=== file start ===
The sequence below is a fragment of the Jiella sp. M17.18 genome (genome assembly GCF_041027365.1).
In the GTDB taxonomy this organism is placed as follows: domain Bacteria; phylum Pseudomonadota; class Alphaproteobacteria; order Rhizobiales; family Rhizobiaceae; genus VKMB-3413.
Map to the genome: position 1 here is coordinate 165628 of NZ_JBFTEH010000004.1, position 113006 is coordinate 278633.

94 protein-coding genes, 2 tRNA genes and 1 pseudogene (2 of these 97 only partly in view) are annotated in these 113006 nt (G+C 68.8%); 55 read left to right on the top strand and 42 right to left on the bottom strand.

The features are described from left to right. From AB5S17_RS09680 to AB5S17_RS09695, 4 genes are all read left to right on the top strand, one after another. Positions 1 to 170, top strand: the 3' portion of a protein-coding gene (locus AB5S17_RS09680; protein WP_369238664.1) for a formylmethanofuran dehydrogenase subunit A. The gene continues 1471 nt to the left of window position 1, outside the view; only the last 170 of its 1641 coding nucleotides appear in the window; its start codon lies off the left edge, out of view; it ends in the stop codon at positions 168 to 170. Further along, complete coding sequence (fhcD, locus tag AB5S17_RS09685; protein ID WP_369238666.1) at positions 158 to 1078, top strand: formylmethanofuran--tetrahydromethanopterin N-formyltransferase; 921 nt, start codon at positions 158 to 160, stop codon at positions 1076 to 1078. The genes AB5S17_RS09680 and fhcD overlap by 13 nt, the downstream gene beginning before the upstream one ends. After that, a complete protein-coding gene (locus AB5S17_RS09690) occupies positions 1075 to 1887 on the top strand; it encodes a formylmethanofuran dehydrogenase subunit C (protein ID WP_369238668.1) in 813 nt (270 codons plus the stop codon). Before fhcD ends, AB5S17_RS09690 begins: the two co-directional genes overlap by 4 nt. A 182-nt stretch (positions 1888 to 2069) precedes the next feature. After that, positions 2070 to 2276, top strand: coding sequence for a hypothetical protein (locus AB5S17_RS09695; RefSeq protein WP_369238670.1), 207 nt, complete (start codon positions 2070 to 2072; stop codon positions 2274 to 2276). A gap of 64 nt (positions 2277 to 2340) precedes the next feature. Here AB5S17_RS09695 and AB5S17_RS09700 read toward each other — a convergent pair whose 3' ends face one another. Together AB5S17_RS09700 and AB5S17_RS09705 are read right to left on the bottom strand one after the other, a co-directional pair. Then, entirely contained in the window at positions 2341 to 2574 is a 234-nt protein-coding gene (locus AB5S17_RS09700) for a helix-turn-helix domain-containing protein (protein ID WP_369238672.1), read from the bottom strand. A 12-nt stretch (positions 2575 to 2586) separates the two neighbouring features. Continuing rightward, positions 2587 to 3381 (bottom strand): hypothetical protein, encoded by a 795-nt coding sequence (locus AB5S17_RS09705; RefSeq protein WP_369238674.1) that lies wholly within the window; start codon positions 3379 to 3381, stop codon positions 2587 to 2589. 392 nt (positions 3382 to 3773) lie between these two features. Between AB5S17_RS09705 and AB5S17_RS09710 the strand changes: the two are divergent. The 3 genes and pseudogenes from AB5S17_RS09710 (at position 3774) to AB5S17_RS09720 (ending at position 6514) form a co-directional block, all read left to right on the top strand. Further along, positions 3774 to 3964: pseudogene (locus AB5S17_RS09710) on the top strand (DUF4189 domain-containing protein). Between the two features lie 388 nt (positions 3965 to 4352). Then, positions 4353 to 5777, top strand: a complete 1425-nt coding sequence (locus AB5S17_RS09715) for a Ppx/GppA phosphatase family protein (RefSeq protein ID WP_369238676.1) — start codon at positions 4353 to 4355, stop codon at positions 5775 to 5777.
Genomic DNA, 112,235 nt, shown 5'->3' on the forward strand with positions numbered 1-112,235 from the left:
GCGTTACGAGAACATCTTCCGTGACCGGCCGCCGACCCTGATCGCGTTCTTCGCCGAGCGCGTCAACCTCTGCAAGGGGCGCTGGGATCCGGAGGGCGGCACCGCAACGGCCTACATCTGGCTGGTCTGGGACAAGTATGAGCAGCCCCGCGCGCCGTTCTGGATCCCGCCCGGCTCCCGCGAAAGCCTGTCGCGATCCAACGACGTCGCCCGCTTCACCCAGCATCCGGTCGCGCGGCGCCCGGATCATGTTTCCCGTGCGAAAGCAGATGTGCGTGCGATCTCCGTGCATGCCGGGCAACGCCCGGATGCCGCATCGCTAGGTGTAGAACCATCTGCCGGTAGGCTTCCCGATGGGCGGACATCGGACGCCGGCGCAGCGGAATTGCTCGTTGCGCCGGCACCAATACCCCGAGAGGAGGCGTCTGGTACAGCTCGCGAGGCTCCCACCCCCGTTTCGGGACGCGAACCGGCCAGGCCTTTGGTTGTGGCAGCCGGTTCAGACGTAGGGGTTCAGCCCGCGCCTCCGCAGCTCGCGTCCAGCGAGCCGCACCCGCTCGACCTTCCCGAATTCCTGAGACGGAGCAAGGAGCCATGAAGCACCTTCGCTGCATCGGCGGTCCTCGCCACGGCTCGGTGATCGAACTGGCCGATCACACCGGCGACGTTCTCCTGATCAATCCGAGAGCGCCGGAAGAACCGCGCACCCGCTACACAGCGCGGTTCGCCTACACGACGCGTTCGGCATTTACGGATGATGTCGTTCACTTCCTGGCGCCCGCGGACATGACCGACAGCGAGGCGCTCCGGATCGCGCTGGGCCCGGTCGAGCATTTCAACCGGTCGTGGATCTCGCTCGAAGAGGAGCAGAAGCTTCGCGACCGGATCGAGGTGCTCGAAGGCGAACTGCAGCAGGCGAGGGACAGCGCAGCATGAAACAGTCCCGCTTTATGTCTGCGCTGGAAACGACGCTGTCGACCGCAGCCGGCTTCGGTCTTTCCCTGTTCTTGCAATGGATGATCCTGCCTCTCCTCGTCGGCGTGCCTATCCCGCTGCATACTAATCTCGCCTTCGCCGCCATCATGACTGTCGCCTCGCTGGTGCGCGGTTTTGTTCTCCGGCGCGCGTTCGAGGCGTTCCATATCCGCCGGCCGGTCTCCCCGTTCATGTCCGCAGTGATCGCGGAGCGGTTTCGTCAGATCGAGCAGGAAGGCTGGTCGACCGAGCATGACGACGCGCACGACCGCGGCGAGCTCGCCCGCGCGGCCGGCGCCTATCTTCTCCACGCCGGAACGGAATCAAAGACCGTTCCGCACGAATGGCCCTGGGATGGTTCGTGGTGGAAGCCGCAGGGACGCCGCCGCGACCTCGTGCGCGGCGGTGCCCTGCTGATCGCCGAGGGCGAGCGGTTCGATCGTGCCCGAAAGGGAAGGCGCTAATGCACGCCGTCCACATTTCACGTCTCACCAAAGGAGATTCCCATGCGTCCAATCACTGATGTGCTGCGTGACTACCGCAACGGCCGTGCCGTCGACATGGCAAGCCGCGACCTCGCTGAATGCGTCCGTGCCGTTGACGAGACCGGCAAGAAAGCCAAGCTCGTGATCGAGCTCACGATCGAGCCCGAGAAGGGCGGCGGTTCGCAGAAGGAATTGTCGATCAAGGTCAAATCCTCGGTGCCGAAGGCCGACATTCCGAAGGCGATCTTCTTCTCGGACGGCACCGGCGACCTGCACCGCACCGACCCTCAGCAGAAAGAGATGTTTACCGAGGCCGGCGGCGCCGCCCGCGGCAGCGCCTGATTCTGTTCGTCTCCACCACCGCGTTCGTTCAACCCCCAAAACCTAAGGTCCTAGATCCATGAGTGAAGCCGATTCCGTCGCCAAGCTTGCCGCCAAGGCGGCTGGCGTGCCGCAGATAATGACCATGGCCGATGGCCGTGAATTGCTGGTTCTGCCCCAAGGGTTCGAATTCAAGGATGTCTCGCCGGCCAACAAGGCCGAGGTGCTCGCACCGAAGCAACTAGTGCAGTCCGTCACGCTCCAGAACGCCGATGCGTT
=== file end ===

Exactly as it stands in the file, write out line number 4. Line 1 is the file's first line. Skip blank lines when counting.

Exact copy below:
94 protein-coding genes, 2 tRNA genes and 1 pseudogene (2 of these 97 only partly in view) are annotated in these 113006 nt (G+C 68.8%); 55 read left to right on the top strand and 42 right to left on the bottom strand.